We hopped back in the car and drove out to the lake. The lake was something I knew very little about. It had a mythical quality to it, and it possessed a forbidden element that had an allure for any teenager. I heard stories about grifters, girls, and even people who never returned from a weekend at the lake, but I had never been there--save for the time I went with my parents when I was a little kid, and that didn’t count.
Travis turned off the main road. “Almost there,” he said. The surface of the road now changed to gravel, and there were tall trees on both sides. It had been a wet spring, and the whole area was very green. Driving away from the main road, it nearly felt like we could be swallowed whole. But it was unquestionably beautiful there.
Travis passed the main campground and picnic area and drove around to the other side of the lake. He turned down another road that wasn’t much more than a wide trail and steered his old pickup between the narrow trees like he had done this before. There was a small, open patch to pull off to the side, almost like a natural parking space formed over time by vehicles that had parked there in the past. Travis turned the wheel to the right, squeezed in between tree trunks, and threw the car into park. We hopped out of the truck, grabbed our backpacks, and I followed Travis down a trail that led away from the lake.
We hiked for about ten minutes until we could hear running water. Then we stepped off the trail and cut down to the river bed, where there was a nice creek with a secluded swimming hole. The air was still hot and muggy, and a swim in the afternoon heat sounded good. Two girls were sitting on a towel in the sun atop a huge rock along the side of the creek. When they heard us, they turned their heads, and one of the girls nodded to Travis as if she knew him.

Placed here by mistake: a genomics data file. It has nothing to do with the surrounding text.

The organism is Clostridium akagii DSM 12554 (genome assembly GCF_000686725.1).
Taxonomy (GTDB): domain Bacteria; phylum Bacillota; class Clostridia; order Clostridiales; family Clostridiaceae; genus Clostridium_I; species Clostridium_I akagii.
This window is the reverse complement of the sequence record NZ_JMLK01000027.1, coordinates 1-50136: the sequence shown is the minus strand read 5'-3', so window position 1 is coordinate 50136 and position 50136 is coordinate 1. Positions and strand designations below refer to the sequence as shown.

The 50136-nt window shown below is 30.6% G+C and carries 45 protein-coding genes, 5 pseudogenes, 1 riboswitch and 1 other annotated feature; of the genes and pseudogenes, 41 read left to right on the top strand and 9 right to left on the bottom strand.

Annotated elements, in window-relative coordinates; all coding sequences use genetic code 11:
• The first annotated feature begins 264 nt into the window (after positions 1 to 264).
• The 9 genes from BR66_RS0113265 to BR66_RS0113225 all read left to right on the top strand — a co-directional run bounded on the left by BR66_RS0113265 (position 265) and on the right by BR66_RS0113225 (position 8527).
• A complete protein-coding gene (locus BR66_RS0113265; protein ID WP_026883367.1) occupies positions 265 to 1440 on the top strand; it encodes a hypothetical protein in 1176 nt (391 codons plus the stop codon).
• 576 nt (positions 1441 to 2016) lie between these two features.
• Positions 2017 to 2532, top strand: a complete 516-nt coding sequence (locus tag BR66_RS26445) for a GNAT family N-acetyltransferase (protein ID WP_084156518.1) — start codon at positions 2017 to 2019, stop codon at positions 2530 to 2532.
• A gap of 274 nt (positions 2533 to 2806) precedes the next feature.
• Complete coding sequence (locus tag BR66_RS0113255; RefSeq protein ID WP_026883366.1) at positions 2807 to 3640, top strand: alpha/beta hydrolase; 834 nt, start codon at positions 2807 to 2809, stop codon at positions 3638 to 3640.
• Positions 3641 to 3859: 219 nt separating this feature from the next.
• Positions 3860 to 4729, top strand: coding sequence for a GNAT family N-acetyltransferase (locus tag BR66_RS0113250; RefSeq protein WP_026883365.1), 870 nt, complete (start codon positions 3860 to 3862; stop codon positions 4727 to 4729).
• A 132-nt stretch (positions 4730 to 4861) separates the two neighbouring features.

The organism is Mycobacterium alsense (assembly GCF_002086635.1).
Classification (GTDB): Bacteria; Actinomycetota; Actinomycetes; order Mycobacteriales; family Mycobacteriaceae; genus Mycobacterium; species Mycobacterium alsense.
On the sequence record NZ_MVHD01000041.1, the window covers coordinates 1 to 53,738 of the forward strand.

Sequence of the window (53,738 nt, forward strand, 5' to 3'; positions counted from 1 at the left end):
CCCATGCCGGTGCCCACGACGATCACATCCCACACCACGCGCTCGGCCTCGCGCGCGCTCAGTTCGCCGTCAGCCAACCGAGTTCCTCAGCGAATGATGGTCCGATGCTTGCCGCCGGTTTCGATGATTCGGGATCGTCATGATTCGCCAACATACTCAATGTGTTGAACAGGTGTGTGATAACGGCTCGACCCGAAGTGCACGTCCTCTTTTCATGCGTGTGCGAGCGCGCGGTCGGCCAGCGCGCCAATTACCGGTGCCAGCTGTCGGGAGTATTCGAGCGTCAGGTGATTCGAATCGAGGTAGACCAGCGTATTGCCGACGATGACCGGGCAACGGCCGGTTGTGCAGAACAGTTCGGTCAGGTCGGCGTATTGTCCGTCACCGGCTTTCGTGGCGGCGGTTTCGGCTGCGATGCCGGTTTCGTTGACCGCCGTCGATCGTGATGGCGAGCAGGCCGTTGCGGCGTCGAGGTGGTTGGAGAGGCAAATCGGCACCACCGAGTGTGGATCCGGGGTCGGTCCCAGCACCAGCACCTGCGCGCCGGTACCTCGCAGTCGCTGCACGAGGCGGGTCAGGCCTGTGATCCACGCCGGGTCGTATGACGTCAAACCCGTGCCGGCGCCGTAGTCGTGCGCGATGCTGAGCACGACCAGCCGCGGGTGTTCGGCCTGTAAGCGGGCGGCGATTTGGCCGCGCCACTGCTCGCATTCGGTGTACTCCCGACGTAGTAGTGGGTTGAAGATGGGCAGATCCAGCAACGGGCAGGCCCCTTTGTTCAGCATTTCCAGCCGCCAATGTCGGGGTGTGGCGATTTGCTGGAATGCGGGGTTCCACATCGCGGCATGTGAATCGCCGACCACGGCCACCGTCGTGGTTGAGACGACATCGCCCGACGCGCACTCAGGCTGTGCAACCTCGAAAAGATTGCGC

“Hey, Janie,” Travis called out to her.
“Travis,” she said in an unsurprised way that let me know they had planned to meet us at this spot. “You're late.”
“Traffic” Travis deadpanned, which was as close to a joke as he could muster.
Janie was tall and lean, and tan, with shoulder-length brown hair that she wore beneath a baseball cap that was nearly pulled down over her eyes. She wore cut-off jeans that revealed all they could. Her long, white legs seemed to go on for miles, and she wasn’t wearing shoes. She had a wide mouth with full lips, and her breasts showed through from beneath her Allman Brothers tank top.
We walked over to them, and Travis leaned in and gave Janie a kiss in a way that showed neither embarrassment nor overzealousness—confidence and poise I had only seen before in the movies.